Is Instagram toxic for teens? Psychologists, social media experts tackle the question


CLEVELAND (WJW) – Is Instagram toxic for teens? Internal research conducted by Facebook that was recently released online has some psychologists and politicians asking that question.

According to the research, one in five teenagers said Instagram made them feel worse about themselves by way of three major categories: social comparison, social pressure and negative interactions with others.

The research also found that Instagram “proliferates new and different ways” for teens to compare themselves, and when combined with constant access increases “anxiety and depression” leading to increased thoughts of suicide in those already suffering from mental health issues.

“We don’t measure up when we compare ourselves and there is this need to be perfect,” said Clinical Psychologist Dr. Lori Stevic-Rust, “As if my life is really pretty crappy compared to other things that other people are doing and achieving.”

This is particularly impactful with young female users, according to the research, leading to issues with body image and even eating disorders.

 “There’s a whole lot of science around the neuropathology of what occurs when we’re reacting to ads or to pictures or stimuli on social media,” said Dr. Stevic-Rust, “And children do not have fully formed brains yet so their ability for using good insight and judgment is our (parents/adults) responsibility.”

Some Instagram users aren’t surprised by the research findings either.

Twenty-five year old Kari Seymour began using social media sites as a tween.

“I definitely experienced a few curveballs over the years,” said Kari. “There is sadness for those statistics, which I’ve experienced first hand.”

She recalls feeling unsettled when strangers would comment on her posts and is now thankful for discovering security measures along with her mother.

However, even security measures couldn’t stop some of the strong emotions that would arise while scrolling through Instagram, like seeing people at parties that you weren’t invited to attend. 

“Friends and I would talk about, ‘what do you think they’re doing?’ or kind of analyze it,” said Kari. “Then you think, ‘I’m spending my free time thinking about what someone else is doing.”’

Now, as a young teacher in Central Ohio, she sees the same things happening with her students and tries to impress upon them some of the lessons she has learned.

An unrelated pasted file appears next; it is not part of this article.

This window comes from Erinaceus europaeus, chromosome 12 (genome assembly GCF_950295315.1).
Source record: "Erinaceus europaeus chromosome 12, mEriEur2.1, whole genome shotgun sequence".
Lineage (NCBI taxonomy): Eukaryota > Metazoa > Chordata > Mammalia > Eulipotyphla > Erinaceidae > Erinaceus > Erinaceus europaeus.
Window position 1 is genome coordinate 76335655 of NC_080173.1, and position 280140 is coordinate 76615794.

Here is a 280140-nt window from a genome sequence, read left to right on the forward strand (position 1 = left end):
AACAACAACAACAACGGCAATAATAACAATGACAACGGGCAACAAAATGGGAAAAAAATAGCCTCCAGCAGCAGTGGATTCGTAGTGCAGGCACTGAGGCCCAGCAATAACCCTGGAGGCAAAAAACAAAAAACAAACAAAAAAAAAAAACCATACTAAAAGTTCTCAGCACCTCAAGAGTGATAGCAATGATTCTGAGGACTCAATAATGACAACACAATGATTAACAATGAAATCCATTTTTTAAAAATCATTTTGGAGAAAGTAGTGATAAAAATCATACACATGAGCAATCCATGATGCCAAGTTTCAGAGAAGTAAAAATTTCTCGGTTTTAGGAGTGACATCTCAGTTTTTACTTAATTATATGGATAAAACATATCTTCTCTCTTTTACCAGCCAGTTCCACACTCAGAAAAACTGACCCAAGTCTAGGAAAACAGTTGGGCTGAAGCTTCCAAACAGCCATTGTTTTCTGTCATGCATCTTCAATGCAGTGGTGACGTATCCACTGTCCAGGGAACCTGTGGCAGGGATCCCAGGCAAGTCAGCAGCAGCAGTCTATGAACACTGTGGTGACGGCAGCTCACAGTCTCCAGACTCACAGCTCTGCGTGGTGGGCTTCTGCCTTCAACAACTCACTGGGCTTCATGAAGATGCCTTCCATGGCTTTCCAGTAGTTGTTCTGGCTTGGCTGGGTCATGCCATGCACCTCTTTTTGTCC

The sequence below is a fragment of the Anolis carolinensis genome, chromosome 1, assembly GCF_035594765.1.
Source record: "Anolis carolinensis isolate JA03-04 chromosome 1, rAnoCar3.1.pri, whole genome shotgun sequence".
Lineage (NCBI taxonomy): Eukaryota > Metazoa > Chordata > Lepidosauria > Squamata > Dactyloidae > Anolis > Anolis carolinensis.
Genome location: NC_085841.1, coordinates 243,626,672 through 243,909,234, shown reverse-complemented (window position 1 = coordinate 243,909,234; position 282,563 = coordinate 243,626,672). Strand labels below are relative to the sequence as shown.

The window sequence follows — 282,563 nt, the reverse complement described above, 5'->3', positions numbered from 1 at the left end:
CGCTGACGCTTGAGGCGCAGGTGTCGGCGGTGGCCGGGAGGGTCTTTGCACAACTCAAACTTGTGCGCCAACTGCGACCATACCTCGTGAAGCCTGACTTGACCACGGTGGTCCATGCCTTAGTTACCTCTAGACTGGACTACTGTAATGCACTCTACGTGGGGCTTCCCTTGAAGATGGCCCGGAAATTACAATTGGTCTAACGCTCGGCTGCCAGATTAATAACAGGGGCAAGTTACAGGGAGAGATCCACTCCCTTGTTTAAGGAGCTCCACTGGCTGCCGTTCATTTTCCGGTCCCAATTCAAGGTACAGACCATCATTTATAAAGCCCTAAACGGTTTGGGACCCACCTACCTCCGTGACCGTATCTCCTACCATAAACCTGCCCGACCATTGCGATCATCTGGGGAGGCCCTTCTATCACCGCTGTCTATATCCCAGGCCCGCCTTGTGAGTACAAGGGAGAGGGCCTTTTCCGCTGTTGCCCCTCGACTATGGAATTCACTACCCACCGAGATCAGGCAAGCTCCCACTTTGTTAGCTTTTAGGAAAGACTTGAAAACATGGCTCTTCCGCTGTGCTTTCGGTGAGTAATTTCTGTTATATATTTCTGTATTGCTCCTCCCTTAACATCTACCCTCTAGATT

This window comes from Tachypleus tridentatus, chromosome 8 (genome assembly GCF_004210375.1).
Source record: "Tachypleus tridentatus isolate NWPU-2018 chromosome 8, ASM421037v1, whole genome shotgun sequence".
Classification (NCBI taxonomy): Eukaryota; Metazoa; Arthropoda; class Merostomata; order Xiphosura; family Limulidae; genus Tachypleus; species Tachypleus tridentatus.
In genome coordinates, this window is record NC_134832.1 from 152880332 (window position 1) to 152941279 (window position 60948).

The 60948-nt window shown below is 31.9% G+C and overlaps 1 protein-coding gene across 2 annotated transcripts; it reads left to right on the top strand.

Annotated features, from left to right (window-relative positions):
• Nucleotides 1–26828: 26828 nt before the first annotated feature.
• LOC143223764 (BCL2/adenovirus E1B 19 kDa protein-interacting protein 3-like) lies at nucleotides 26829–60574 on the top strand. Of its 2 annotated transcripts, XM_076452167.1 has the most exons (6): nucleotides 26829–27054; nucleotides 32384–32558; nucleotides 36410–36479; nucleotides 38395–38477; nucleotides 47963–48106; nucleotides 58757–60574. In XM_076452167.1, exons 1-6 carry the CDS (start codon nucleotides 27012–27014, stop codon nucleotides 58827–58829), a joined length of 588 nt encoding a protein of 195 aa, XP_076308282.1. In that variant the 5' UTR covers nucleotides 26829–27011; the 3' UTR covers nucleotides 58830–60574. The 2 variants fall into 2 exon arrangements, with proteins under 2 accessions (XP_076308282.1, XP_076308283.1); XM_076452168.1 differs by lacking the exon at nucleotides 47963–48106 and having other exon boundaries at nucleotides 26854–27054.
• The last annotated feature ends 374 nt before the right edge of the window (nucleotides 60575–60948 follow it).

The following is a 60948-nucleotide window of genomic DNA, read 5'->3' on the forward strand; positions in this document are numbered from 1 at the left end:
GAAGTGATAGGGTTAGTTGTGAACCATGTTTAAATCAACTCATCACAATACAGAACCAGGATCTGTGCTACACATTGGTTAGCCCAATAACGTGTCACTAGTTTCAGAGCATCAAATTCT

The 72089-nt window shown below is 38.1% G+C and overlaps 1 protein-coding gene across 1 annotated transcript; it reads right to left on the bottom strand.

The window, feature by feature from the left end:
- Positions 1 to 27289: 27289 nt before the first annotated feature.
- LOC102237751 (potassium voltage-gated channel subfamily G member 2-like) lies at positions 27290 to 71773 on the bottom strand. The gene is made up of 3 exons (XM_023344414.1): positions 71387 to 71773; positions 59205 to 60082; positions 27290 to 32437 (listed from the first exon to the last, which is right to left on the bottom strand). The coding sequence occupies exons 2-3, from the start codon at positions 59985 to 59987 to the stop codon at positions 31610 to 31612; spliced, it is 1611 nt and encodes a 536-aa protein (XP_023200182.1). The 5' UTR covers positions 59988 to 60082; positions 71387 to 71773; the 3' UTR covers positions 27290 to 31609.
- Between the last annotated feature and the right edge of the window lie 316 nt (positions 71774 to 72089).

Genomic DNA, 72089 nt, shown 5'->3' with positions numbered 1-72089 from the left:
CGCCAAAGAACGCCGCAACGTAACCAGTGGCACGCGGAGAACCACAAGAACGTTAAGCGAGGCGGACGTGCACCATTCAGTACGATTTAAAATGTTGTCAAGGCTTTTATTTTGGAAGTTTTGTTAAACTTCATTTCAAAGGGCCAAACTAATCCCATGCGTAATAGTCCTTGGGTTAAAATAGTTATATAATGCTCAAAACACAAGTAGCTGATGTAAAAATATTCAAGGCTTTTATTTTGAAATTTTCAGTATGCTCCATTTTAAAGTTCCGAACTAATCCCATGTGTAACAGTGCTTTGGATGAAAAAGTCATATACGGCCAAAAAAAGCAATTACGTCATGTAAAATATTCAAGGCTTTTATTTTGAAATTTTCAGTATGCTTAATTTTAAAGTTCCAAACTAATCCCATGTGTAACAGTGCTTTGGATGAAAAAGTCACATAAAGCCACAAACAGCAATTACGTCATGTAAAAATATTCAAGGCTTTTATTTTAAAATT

“Some students don’t care as long as they get a lot of likes,” said Kari. “I think it’s important to discuss that in an educational rather than controlling way, and understand this isn’t real life. You take a picture and make sure everything looks good and then go back to how it (life) actually is.”

Lawmakers on both sides of the political aisle, including Sen. Marsha Blackburn (R) and Sen. Richard Blumenthal (D), have begun examining the research and have called for an investigation into the impact of Instagram on young people. 

A spokesperson for Facebook has said they will fully cooperate with any and all investigations.

On October 5, Mark Zuckerberg, Facebook’s Chairman and CEO, released a response on the social media site saying in part, “Many of the claims don’t make any sense.  If we wanted to ignore research, why would we create an industry-leading research program to understand these important issues in the first place?”

Zuckerberg went on to say that they are “Committed to doing the best work we can,” and that, “When it comes to young people’s health or well-being, every negative experience matters.”

Zuckerberg also discussed the positive aspects of social media connecting people with their loved and creating positive communities, especially during the pandemic. He said Facebook introduced “new resources to support those struggling” with different mental health issues.

Dr. Stevic-Rust, who is also a mother, agrees that social media can be a great way for people to connect because humans are social creatures, but she says adults must help protect young users. 

She says parents need to be the “counter balance” to what children see on Instagram and the voice of reason, helping them cope with any negative feelings that arise when they are exposed to ads, certain images and especially bullying. 

She recommends people balance the time spent on social media with getting out there, making friends and having real experiences in real life.

“I think, for children, it’s really important that we continue to help them find the right kind of connections in the social media world. That’s where we need to do research because they’re not going to find that spontaneously,” said Dr. Stevic-Rust.

Kari agrees and several years ago began posting on Instagram every single day, calling it her 365.

It’s a private account where she shares positive posts with friends, even on the worst days to help spread optimism. She never focuses on followers, but encourages people to follow their own bliss.

“I’ve been careful who I let into that community because I want it to be people I know and can be honest with and who will understand,” said Seymour. “I don’t care how many likes I get. I’m gonna post this because it makes me happy.”

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